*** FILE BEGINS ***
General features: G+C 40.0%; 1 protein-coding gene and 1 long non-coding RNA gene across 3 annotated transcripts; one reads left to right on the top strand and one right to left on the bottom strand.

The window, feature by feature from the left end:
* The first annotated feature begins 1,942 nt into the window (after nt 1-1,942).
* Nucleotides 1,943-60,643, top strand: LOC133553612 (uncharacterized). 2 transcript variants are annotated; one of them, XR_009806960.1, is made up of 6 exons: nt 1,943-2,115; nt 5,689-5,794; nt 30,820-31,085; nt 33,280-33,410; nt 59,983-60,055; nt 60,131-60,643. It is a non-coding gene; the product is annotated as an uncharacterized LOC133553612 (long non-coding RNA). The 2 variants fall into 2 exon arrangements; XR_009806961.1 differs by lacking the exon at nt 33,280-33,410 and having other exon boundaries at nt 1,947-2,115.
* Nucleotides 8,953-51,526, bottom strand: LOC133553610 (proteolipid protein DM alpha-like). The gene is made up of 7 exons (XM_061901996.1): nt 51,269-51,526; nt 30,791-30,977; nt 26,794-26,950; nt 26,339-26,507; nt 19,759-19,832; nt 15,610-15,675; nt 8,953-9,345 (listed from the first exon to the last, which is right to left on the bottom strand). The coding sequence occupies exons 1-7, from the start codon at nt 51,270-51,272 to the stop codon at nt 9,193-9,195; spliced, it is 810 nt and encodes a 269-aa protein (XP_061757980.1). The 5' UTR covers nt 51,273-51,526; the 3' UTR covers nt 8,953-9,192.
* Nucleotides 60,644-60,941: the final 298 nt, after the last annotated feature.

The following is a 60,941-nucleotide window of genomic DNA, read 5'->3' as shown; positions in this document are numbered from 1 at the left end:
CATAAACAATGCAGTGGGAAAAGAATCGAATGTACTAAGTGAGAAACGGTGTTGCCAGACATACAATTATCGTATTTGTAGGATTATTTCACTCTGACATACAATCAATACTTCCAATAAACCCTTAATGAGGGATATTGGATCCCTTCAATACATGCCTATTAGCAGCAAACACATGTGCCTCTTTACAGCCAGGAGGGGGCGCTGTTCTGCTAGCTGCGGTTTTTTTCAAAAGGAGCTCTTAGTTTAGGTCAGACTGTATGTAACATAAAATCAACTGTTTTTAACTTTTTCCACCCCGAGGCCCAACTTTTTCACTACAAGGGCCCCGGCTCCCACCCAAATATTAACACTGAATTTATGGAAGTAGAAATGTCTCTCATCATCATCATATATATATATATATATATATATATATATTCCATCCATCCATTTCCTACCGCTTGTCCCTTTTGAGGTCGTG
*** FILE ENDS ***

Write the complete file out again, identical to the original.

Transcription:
General features: G+C 40.0%; 1 protein-coding gene and 1 long non-coding RNA gene across 3 annotated transcripts; one reads left to right on the top strand and one right to left on the bottom strand.

The window, feature by feature from the left end:
* The first annotated feature begins 1,942 nt into the window (after nt 1-1,942).
* Nucleotides 1,943-60,643, top strand: LOC133553612 (uncharacterized). 2 transcript variants are annotated; one of them, XR_009806960.1, is made up of 6 exons: nt 1,943-2,115; nt 5,689-5,794; nt 30,820-31,085; nt 33,280-33,410; nt 59,983-60,055; nt 60,131-60,643. It is a non-coding gene; the product is annotated as an uncharacterized LOC133553612 (long non-coding RNA). The 2 variants fall into 2 exon arrangements; XR_009806961.1 differs by lacking the exon at nt 33,280-33,410 and having other exon boundaries at nt 1,947-2,115.
* Nucleotides 8,953-51,526, bottom strand: LOC133553610 (proteolipid protein DM alpha-like). The gene is made up of 7 exons (XM_061901996.1): nt 51,269-51,526; nt 30,791-30,977; nt 26,794-26,950; nt 26,339-26,507; nt 19,759-19,832; nt 15,610-15,675; nt 8,953-9,345 (listed from the first exon to the last, which is right to left on the bottom strand). The coding sequence occupies exons 1-7, from the start codon at nt 51,270-51,272 to the stop codon at nt 9,193-9,195; spliced, it is 810 nt and encodes a 269-aa protein (XP_061757980.1). The 5' UTR covers nt 51,273-51,526; the 3' UTR covers nt 8,953-9,192.
* Nucleotides 60,644-60,941: the final 298 nt, after the last annotated feature.

The following is a 60,941-nucleotide window of genomic DNA, read 5'->3' as shown; positions in this document are numbered from 1 at the left end:
CATAAACAATGCAGTGGGAAAAGAATCGAATGTACTAAGTGAGAAACGGTGTTGCCAGACATACAATTATCGTATTTGTAGGATTATTTCACTCTGACATACAATCAATACTTCCAATAAACCCTTAATGAGGGATATTGGATCCCTTCAATACATGCCTATTAGCAGCAAACACATGTGCCTCTTTACAGCCAGGAGGGGGCGCTGTTCTGCTAGCTGCGGTTTTTTTCAAAAGGAGCTCTTAGTTTAGGTCAGACTGTATGTAACATAAAATCAACTGTTTTTAACTTTTTCCACCCCGAGGCCCAACTTTTTCACTACAAGGGCCCCGGCTCCCACCCAAATATTAACACTGAATTTATGGAAGTAGAAATGTCTCTCATCATCATCATATATATATATATATATATATATATATATTCCATCCATCCATTTCCTACCGCTTGTCCCTTTTGAGGTCGTG